SOMOS does not include projects.
We know that communicative ability develops through acts of communication, and in the beginning stages, learners benefit the most from interpretive communication. If you feel like you want to explore projects, we encourage teachers to ask themselves: can I make this [project] a COMMUNICATIVE activity, from start to finish? Or, will it end up being mostly project-y/forced output-y with a little bit of true communication sprinkled in here and there?
Even if you determine that you can't find a way to make it communicative, period, or comprehension-based especially, you may determine that the class culture value is enough to include it anyway. While we don't believe that class has to be all-acquisition, all-the-time, but we do think we need to be very strategic about the choices that we make to spend time on activities that have little value for language acquisition.
Some other reasons why we generally avoid projects:
- Projects are usually not level appropriate. Most teachers overestimate what their students can and “should be able to” do and most projects involve specific, contextualized vocabulary that will require time to look up and memorize, as well as discourse beyond their level. A good rule of thumb is “if they struggle with the activity, it is too hard of a task for them.”
- If the students have to produce something to share with others, either it is generally low quality (because they don’t have the language yet) or it requires a great deal of time consuming editing and correction on the part of the teacher.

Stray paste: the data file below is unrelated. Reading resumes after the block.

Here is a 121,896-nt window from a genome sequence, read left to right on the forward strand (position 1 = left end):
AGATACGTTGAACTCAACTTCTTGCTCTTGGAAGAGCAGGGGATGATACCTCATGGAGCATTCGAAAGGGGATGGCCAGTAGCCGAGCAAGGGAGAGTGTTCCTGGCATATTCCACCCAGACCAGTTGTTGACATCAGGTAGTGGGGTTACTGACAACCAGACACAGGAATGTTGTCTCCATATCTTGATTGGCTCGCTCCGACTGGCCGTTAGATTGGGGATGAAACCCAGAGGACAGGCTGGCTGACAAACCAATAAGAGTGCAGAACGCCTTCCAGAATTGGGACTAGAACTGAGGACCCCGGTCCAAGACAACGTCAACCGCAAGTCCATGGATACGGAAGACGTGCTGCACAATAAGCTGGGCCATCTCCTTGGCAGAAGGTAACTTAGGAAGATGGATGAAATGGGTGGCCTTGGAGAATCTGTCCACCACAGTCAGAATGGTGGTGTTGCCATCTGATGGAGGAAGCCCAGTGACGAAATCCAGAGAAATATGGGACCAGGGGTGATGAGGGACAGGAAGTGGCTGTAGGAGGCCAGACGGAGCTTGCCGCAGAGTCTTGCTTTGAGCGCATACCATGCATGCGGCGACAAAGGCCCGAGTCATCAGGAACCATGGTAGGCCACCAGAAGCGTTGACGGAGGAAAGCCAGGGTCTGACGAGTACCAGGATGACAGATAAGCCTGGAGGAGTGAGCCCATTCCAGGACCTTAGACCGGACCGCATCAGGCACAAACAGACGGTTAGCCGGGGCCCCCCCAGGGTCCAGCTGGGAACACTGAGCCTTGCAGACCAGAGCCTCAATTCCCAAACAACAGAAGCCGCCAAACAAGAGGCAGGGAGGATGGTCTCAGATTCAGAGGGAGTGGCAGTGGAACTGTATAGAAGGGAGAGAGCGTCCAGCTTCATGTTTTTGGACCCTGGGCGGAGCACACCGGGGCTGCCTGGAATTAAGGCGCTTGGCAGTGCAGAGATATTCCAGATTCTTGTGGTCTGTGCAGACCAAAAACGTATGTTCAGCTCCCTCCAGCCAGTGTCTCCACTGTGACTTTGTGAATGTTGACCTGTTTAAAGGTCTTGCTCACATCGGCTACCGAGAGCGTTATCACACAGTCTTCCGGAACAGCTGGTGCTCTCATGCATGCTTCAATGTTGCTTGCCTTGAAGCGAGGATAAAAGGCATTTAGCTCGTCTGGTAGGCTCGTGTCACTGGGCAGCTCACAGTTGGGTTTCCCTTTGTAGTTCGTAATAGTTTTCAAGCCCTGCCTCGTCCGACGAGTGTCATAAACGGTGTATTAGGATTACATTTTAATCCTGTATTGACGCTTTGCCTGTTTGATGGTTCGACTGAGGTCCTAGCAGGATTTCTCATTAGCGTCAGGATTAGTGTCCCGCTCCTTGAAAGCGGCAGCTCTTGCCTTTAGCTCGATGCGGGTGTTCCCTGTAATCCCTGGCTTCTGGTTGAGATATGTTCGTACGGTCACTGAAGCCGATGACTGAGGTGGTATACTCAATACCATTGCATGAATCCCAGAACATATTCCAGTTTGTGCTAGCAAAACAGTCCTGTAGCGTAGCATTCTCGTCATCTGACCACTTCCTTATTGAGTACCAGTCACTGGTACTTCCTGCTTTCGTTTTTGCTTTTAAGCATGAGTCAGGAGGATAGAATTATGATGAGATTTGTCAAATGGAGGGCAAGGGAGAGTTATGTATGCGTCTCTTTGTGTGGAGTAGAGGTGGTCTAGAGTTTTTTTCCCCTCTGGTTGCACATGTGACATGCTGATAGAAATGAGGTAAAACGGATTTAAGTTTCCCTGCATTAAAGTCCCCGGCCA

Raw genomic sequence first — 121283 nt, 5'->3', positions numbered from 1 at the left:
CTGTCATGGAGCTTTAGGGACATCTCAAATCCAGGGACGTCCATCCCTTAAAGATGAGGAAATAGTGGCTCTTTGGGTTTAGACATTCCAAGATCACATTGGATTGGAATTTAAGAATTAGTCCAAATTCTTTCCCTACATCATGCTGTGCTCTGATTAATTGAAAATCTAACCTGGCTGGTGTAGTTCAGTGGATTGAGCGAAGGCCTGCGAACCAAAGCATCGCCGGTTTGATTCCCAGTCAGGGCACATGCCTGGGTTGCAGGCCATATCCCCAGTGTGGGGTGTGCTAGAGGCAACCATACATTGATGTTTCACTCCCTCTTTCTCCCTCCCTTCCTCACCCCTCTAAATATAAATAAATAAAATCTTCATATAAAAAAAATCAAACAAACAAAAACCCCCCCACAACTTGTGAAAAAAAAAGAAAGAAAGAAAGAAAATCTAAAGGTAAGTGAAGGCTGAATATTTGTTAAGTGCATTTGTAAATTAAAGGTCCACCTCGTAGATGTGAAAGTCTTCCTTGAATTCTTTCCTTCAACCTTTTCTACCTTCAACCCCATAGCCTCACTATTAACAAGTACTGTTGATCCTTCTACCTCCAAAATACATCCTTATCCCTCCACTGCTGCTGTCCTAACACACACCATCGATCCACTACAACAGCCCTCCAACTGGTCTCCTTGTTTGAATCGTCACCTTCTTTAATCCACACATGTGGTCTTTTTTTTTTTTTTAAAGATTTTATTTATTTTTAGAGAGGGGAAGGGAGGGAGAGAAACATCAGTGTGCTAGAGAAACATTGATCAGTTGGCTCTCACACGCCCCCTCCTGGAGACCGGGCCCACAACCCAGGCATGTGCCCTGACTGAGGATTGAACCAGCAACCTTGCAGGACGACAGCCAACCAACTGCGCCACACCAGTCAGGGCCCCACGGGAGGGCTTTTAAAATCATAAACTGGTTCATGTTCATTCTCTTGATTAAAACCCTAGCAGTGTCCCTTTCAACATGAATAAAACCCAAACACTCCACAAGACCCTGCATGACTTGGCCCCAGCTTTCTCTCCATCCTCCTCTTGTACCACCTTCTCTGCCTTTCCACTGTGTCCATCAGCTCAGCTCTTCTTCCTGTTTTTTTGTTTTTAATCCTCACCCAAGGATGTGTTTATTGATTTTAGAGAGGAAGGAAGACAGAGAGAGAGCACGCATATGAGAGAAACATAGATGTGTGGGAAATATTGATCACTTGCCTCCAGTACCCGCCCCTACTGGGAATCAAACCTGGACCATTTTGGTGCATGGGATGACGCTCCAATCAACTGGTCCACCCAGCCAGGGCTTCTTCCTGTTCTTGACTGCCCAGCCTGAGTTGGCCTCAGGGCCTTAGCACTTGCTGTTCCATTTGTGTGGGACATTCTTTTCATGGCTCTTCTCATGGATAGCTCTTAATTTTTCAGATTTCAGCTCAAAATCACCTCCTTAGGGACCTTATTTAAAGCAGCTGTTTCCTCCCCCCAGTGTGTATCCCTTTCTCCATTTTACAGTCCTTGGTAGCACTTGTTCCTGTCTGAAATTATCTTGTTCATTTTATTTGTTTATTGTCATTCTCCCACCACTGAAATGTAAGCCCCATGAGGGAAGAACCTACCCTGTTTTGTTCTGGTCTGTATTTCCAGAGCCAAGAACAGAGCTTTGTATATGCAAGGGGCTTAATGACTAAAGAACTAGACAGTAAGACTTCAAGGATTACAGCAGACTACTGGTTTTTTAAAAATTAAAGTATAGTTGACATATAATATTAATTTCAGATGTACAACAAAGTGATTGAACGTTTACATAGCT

- Research in second language acquisition (SLA) tells us that practice is unnecessary for language acquisition. Students do not need to speak or practice to acquire. For more reading on this, Dr. Bill VanPatten’s book, While We’re on the Topic (ACTFL 2017) is a quick, easy read.
- Dr. Bill VanPatten also talks a bit about project based tasks in chapter 6 of While We're on the Topic, and points out that project based tasks are not intended to practice language, nor are they appropriate for beginners. He gives some solid examples of tasks that might work in upper levels. He also speaks very specifically about Project Based Learning (PBL) in Target Language.
"Most PBL is beyond what students of language can do at the lower levels. Imported from educational contexts, PBL assumes ability with language. This is why it is a popular approach for learning science, history, and other subjects; speakers work in their first language to complete PBL projects, but beginning students don't have skills in the second language equivalent to their first language skills. So PBL in languages might be better for more advanced language proficiency levels."
VanPatten, Bill. While We're on the Topic. American Council on the Teaching of Foreign Languages, 2017, p. 90
For more information about Projects and Project Based Learning, including SOMOS teachers' experiences working with projects, please see this article from our "You want to know about.." series on Projects and PBL.